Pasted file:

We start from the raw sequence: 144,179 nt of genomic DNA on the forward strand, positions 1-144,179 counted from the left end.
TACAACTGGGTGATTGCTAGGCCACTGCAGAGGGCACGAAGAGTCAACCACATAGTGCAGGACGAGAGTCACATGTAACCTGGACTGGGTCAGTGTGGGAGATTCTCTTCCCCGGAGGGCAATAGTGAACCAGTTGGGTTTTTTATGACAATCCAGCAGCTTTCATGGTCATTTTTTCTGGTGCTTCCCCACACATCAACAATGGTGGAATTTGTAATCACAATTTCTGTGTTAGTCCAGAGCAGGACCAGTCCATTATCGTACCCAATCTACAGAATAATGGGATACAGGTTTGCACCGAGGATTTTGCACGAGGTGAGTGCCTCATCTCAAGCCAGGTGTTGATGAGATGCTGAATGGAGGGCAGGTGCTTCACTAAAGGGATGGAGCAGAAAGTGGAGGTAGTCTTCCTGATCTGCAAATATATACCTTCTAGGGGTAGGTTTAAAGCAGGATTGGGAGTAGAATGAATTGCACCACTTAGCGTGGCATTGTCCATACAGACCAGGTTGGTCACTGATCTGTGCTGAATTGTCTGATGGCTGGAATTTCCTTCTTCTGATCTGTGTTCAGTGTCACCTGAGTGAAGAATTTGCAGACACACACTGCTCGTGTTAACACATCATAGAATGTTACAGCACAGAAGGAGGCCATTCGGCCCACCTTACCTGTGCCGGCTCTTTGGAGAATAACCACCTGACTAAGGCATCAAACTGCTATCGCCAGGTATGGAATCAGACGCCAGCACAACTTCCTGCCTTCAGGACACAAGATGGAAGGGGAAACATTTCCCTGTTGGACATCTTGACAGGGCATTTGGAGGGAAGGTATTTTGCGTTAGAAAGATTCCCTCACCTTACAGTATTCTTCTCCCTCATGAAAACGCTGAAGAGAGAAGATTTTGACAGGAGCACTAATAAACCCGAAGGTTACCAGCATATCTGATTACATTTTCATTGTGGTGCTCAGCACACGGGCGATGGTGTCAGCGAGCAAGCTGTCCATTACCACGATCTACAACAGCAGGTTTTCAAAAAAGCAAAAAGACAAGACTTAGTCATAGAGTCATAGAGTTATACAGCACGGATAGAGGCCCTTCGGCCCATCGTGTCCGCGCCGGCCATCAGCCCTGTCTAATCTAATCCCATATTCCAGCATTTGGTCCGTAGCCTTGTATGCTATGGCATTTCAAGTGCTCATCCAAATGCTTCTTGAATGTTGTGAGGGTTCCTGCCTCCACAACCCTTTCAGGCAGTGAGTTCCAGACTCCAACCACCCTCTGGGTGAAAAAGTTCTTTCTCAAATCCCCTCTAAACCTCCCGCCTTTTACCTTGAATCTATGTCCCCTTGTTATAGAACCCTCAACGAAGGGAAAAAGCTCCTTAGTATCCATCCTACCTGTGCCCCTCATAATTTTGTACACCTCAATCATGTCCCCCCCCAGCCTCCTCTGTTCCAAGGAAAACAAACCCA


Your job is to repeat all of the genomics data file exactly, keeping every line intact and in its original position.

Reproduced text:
We start from the raw sequence: 144,179 nt of genomic DNA on the forward strand, positions 1-144,179 counted from the left end.
TACAACTGGGTGATTGCTAGGCCACTGCAGAGGGCACGAAGAGTCAACCACATAGTGCAGGACGAGAGTCACATGTAACCTGGACTGGGTCAGTGTGGGAGATTCTCTTCCCCGGAGGGCAATAGTGAACCAGTTGGGTTTTTTATGACAATCCAGCAGCTTTCATGGTCATTTTTTCTGGTGCTTCCCCACACATCAACAATGGTGGAATTTGTAATCACAATTTCTGTGTTAGTCCAGAGCAGGACCAGTCCATTATCGTACCCAATCTACAGAATAATGGGATACAGGTTTGCACCGAGGATTTTGCACGAGGTGAGTGCCTCATCTCAAGCCAGGTGTTGATGAGATGCTGAATGGAGGGCAGGTGCTTCACTAAAGGGATGGAGCAGAAAGTGGAGGTAGTCTTCCTGATCTGCAAATATATACCTTCTAGGGGTAGGTTTAAAGCAGGATTGGGAGTAGAATGAATTGCACCACTTAGCGTGGCATTGTCCATACAGACCAGGTTGGTCACTGATCTGTGCTGAATTGTCTGATGGCTGGAATTTCCTTCTTCTGATCTGTGTTCAGTGTCACCTGAGTGAAGAATTTGCAGACACACACTGCTCGTGTTAACACATCATAGAATGTTACAGCACAGAAGGAGGCCATTCGGCCCACCTTACCTGTGCCGGCTCTTTGGAGAATAACCACCTGACTAAGGCATCAAACTGCTATCGCCAGGTATGGAATCAGACGCCAGCACAACTTCCTGCCTTCAGGACACAAGATGGAAGGGGAAACATTTCCCTGTTGGACATCTTGACAGGGCATTTGGAGGGAAGGTATTTTGCGTTAGAAAGATTCCCTCACCTTACAGTATTCTTCTCCCTCATGAAAACGCTGAAGAGAGAAGATTTTGACAGGAGCACTAATAAACCCGAAGGTTACCAGCATATCTGATTACATTTTCATTGTGGTGCTCAGCACACGGGCGATGGTGTCAGCGAGCAAGCTGTCCATTACCACGATCTACAACAGCAGGTTTTCAAAAAAGCAAAAAGACAAGACTTAGTCATAGAGTCATAGAGTTATACAGCACGGATAGAGGCCCTTCGGCCCATCGTGTCCGCGCCGGCCATCAGCCCTGTCTAATCTAATCCCATATTCCAGCATTTGGTCCGTAGCCTTGTATGCTATGGCATTTCAAGTGCTCATCCAAATGCTTCTTGAATGTTGTGAGGGTTCCTGCCTCCACAACCCTTTCAGGCAGTGAGTTCCAGACTCCAACCACCCTCTGGGTGAAAAAGTTCTTTCTCAAATCCCCTCTAAACCTCCCGCCTTTTACCTTGAATCTATGTCCCCTTGTTATAGAACCCTCAACGAAGGGAAAAAGCTCCTTAGTATCCATCCTACCTGTGCCCCTCATAATTTTGTACACCTCAATCATGTCCCCCCCCAGCCTCCTCTGTTCCAAGGAAAACAAACCCA